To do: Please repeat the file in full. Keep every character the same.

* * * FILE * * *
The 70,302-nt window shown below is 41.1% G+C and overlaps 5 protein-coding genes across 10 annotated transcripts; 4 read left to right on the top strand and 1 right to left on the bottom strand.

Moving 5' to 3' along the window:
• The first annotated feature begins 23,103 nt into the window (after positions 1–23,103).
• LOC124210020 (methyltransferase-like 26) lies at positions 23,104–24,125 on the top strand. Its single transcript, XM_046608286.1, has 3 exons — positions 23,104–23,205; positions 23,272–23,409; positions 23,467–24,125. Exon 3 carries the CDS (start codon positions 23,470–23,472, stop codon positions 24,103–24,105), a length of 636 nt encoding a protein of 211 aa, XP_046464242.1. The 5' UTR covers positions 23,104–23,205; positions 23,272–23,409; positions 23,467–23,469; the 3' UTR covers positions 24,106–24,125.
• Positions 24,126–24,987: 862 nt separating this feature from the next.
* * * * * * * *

The 70,302-nt window shown below is 41.1% G+C and overlaps 5 protein-coding genes across 10 annotated transcripts; 4 read left to right on the top strand and 1 right to left on the bottom strand.

Moving 5' to 3' along the window:
• The first annotated feature begins 23,103 nt into the window (after positions 1–23,103).
• LOC124210020 (methyltransferase-like 26) lies at positions 23,104–24,125 on the top strand. Its single transcript, XM_046608286.1, has 3 exons — positions 23,104–23,205; positions 23,272–23,409; positions 23,467–24,125. Exon 3 carries the CDS (start codon positions 23,470–23,472, stop codon positions 24,103–24,105), a length of 636 nt encoding a protein of 211 aa, XP_046464242.1. The 5' UTR covers positions 23,104–23,205; positions 23,272–23,409; positions 23,467–23,469; the 3' UTR covers positions 24,106–24,125.
• Positions 24,126–24,987: 862 nt separating this feature from the next.